In this mini-project, I pursued two objectives: first, to understand technically how to create a game scene that would run on the Microsoft HoloLens; and second, to add some life-likeness to a game character by introducing a dynamic behaviour.
Essentially, this project shows a scene that contains two game objects: a generic white cube, and a humanoid “Hero” model with a few animations. These objects may be selected and moved by the user.
I coded the “Hero” character to always look at the cube as long as the cube was visible from his current position. If the centre of the cube is moved out of his line-of-sight, his gaze returns to its original position.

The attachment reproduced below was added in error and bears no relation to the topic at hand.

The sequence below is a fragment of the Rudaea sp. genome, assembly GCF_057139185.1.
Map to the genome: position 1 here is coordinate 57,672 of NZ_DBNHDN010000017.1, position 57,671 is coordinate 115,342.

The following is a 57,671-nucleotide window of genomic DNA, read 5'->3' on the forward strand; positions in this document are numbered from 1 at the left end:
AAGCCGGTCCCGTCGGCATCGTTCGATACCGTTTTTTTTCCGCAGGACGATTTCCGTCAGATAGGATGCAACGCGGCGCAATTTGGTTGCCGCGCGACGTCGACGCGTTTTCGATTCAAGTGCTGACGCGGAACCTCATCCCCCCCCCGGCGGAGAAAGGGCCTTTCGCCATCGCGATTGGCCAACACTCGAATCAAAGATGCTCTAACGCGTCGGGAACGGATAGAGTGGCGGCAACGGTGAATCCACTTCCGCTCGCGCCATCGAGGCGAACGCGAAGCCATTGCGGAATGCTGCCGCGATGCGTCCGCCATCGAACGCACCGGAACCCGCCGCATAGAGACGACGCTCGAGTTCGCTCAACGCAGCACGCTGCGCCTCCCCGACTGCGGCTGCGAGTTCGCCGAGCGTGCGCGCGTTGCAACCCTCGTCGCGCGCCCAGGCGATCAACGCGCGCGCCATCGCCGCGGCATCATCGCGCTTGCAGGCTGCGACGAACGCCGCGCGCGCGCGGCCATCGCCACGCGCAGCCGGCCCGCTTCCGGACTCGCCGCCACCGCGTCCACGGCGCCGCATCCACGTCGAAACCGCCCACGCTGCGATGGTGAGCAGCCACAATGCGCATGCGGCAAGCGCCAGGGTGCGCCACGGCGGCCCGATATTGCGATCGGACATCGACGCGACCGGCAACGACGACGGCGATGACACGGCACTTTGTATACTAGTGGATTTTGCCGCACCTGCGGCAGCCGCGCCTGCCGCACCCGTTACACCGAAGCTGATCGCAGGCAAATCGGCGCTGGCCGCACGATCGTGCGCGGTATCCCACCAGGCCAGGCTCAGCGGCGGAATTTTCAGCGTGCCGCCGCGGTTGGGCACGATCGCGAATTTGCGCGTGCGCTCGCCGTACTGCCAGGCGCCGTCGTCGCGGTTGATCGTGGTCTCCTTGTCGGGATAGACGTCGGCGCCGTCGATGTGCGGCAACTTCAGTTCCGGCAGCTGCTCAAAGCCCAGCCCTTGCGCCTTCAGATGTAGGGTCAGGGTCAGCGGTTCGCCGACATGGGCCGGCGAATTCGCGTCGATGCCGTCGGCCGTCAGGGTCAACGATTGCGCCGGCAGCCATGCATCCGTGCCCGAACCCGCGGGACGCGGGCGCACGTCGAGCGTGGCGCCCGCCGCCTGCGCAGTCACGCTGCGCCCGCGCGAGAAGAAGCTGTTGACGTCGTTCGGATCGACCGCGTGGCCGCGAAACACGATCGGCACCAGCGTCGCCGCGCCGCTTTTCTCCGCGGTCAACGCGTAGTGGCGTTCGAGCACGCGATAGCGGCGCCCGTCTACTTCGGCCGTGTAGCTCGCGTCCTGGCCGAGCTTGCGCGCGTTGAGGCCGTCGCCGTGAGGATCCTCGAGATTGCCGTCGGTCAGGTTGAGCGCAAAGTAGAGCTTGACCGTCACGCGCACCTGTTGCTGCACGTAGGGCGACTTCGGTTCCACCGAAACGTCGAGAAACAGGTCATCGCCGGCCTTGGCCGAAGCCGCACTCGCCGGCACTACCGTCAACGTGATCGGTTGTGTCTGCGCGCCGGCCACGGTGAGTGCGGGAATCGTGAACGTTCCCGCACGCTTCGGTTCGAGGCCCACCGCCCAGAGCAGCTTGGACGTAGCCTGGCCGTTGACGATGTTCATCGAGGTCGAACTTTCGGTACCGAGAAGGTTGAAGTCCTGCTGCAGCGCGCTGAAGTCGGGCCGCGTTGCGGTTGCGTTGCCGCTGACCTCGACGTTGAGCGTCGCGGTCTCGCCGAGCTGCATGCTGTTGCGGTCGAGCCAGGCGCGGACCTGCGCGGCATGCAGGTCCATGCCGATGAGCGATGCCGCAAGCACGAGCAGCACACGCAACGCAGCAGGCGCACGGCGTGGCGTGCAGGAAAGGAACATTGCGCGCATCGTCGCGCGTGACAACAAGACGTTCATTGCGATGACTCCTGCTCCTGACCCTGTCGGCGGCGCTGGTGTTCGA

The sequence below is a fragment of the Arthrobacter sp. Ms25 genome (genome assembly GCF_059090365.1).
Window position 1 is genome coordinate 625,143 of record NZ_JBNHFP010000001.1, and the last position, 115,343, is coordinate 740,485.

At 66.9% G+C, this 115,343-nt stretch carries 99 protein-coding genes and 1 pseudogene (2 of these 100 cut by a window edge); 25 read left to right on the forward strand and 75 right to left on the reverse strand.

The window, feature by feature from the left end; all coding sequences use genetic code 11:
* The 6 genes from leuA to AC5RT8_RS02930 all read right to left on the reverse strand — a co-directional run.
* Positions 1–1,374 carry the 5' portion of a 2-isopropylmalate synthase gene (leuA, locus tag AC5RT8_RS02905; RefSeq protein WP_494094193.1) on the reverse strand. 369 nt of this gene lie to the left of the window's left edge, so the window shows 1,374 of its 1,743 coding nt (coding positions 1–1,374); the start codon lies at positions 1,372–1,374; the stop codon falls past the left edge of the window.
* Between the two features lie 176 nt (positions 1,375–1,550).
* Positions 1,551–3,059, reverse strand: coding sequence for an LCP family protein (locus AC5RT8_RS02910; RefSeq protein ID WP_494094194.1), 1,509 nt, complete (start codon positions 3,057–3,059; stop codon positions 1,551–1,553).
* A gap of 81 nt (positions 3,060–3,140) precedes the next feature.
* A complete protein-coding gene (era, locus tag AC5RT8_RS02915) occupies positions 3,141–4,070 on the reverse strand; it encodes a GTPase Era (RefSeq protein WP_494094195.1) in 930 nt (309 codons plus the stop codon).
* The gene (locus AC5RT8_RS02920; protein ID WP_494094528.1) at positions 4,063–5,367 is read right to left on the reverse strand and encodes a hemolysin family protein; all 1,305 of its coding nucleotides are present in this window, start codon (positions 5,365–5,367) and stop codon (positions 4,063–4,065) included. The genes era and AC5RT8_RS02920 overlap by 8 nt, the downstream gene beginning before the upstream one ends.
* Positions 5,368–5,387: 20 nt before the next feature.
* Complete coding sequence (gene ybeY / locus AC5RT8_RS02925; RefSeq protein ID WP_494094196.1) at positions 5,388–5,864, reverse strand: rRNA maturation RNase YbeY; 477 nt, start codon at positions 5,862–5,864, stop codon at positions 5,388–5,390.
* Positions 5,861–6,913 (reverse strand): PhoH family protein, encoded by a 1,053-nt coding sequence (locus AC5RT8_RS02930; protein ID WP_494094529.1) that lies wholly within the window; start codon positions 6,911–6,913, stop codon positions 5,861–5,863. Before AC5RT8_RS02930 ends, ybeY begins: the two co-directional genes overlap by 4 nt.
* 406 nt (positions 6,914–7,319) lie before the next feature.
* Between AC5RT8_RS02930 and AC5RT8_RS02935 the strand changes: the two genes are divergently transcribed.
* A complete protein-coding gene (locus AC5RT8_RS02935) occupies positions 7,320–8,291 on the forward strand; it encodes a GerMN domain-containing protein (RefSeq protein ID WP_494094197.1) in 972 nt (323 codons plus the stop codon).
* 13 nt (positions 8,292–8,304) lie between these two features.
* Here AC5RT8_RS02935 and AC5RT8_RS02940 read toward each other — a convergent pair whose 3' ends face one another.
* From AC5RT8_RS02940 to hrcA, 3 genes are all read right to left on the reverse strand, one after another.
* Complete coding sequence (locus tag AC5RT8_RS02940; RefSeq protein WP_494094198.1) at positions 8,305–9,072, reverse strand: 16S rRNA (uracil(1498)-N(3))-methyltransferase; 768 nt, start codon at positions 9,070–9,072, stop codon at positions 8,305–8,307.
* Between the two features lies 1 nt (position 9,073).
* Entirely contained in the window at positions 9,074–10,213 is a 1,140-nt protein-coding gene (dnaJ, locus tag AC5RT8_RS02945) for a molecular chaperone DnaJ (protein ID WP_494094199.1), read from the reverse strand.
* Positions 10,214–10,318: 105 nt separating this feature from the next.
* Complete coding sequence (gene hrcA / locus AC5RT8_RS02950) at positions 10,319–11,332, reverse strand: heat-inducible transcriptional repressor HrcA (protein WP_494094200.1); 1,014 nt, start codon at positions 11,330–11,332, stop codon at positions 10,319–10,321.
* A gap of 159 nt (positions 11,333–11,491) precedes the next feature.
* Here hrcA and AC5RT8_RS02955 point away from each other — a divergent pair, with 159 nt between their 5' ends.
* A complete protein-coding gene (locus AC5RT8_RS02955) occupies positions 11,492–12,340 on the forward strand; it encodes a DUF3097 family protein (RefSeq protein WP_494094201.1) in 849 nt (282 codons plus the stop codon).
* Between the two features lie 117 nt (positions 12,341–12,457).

In the first image below, the “Hero” character is standing on the floor looking up at the cube. The blue circle is the HoloLens gaze cursor, which is the centre of the user’s gaze.
In the second image, the cube has been moved out of the “Hero” character’s line of sight, so his gaze returns to front-and-centre. The user can see the bottom of the cube in the upper-left corner of this image, but the Hero’s view of the cube is obstructed by the real-world desk.
The character’s gaze can be used to visually indicate to the user/player what the character is paying attention to or thinking about. It may serve as one tool in an interactive-storytelling tool chest.
[This project builds on code from the “Holograms 201” example project available on the Microsoft Developer web site. I adapted the “Head Look Controller” package from the Unity Store (the package included the humanoid “Hero” model and animations).]